why choose legal career? why not accounting career?
Stan Ho - Career Doctor
Posted Thursday, 01 December 2011 06:56 PM
Thanks for your question. We can cover both legal and non-legal fields which can utilise both your banking experience and law degree.
Postgraduate Certificate in Laws (PCLL)
If you would like to move to the legal field (either as a solicitor or barrister), you need to study for PCLL and finish the relevant exams. PCLL is locally offered in universities like HKU, CUHK and CityU, where you will study more practical and specialised subjects including trial advocacy, dispute resolution and litigation at an advanced level etc. PCLL can be completed over one year (in the full-time mode) or two years (in the part-time mode).
I have interacted with a lot of solicitors in my past 15 years, either as an investment banker in the IPO and M&A transactions, or as a credit rating analyst in structured finance transactions.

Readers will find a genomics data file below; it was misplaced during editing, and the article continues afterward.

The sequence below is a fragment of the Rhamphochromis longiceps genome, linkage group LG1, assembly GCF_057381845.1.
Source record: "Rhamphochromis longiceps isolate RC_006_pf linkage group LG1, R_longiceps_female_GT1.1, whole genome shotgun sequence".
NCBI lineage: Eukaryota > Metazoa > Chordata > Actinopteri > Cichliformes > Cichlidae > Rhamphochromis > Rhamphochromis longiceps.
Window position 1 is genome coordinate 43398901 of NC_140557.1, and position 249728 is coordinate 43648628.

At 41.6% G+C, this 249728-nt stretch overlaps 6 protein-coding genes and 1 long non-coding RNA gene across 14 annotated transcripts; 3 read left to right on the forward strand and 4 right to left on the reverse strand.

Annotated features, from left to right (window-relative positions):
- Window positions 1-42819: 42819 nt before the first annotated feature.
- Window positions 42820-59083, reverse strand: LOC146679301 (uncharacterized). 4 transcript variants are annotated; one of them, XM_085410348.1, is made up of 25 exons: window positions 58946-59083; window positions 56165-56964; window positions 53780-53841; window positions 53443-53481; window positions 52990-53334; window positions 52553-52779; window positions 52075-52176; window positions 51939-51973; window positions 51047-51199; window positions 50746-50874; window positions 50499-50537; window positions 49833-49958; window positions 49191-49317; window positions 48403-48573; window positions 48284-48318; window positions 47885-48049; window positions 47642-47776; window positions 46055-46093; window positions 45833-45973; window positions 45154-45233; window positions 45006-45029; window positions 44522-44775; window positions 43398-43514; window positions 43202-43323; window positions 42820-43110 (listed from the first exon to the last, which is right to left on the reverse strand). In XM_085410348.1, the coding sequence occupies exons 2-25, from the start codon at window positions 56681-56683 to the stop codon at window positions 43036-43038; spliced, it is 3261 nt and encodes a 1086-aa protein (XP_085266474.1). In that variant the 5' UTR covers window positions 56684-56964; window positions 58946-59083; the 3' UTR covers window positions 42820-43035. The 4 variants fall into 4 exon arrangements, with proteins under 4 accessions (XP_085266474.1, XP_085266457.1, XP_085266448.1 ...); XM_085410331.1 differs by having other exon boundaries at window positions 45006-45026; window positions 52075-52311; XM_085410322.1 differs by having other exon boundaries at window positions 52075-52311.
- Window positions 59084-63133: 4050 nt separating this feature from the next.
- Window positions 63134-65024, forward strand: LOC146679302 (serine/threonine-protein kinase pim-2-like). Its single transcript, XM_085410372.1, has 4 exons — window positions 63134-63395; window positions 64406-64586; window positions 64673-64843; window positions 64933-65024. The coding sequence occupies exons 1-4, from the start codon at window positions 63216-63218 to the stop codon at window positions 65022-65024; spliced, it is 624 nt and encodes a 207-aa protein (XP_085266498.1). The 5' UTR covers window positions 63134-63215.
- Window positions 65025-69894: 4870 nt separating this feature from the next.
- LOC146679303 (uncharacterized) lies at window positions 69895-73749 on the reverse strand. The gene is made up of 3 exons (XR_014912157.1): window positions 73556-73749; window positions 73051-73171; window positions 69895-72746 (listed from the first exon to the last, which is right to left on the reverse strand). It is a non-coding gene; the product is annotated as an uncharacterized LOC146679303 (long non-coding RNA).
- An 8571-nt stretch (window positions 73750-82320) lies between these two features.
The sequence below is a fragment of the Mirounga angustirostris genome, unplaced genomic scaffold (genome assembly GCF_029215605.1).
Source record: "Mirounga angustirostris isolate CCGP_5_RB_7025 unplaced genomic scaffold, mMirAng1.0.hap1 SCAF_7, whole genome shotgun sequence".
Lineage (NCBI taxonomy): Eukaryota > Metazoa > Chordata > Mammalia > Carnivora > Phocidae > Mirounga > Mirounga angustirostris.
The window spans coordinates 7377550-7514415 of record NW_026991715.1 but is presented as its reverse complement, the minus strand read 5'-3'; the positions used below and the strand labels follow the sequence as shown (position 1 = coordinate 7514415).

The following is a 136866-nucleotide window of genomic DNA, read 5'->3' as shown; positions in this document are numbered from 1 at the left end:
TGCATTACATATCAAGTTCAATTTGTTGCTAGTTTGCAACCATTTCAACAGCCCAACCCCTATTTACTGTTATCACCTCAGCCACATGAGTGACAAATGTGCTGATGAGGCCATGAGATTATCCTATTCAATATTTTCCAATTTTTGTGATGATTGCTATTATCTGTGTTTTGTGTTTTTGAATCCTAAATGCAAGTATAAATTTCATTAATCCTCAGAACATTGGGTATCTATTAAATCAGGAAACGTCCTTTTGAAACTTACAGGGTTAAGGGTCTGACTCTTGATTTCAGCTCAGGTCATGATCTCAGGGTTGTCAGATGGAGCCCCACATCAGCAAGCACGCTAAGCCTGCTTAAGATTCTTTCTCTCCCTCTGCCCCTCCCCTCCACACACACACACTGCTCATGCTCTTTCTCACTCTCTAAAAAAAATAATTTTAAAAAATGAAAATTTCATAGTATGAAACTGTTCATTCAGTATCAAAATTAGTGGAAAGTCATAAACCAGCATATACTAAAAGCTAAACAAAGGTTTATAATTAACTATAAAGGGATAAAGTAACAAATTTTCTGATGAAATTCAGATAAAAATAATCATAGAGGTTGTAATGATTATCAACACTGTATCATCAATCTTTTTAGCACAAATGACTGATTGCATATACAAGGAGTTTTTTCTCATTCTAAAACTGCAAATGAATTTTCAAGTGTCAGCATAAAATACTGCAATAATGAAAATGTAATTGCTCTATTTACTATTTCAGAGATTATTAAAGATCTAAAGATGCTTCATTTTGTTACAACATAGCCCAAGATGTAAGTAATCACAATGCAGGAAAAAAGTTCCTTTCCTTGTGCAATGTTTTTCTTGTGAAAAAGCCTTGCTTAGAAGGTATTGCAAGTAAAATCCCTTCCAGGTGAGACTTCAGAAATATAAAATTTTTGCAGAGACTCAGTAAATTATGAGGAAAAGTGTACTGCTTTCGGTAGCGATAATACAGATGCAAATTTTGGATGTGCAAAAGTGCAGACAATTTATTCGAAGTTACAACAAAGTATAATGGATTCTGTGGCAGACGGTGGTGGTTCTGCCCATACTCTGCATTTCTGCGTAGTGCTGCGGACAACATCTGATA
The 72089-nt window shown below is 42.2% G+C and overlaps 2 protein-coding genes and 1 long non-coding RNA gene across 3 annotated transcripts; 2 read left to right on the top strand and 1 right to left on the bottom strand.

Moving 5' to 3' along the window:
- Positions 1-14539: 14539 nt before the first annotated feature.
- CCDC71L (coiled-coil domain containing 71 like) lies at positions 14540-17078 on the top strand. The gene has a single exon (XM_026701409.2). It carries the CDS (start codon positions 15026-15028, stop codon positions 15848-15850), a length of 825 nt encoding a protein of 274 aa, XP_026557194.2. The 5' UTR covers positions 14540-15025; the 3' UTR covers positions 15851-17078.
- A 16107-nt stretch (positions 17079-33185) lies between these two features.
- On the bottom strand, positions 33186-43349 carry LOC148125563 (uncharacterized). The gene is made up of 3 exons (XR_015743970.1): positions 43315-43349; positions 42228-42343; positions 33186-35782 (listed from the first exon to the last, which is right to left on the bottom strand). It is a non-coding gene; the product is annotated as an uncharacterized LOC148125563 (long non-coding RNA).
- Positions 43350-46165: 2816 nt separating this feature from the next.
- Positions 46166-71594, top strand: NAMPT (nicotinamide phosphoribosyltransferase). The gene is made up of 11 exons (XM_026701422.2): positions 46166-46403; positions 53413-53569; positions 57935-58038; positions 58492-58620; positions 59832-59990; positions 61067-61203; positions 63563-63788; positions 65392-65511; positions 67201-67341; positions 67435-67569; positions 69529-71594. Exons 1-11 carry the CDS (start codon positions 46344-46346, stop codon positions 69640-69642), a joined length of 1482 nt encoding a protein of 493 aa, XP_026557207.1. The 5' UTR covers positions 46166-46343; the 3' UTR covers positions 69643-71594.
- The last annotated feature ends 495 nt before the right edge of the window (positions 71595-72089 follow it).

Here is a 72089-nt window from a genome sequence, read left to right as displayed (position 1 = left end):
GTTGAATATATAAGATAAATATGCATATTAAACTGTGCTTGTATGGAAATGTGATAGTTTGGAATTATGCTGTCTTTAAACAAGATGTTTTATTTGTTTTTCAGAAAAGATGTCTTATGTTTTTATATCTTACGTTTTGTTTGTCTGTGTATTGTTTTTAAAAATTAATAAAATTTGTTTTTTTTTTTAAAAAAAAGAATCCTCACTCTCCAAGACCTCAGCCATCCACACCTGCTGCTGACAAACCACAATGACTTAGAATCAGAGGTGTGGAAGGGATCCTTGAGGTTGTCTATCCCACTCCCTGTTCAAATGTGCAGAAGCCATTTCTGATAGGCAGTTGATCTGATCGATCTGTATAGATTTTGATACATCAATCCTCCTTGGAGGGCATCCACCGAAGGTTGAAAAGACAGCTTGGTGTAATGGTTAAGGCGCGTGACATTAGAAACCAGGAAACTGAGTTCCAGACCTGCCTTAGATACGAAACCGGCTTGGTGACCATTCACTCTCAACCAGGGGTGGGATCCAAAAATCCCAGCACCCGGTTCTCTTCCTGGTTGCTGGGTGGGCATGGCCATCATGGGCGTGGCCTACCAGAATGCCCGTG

Apart from solid legal knowledge and excellent English and presentation skills, all the excellent solicitors in the banking and finance sector need to know finance well so that they can interact and communicate effectively with different transaction parties. They all need to handle multiple tasks well as they are working on several transactions with overlapping timetables. This is particularly important when key deadlines (e.g. prospectus submission to the stock exchange) are approaching and you are still receiving and incorporating many and often contradicting documentation comments from different transaction parties.
Finance Career Utilising Legal Knowledge
Alternatively, you can opt for a banking career which can better utilise your legal knowledge. For instance, structured lending for clients in the emerging markets would involve collaterals, setting up of special purpose vehicles (SPV) and even currency/interest rate swaps. Such lending transactions call for loan and security documentation more complicated than that for the plain vanilla unsecured lending, as well as swap documentation like ISDA schedule, CSA and confirmations which are heavily negotiated. In this regard, legal knowledge and a strong sense of legal documentation would help.
You can also consider moving into the regulatory side of the industry, where the enforcement or the market supervision departments of the Securities and Futures Commission (SFC) look favorably at candidates with degrees or qualifications in law.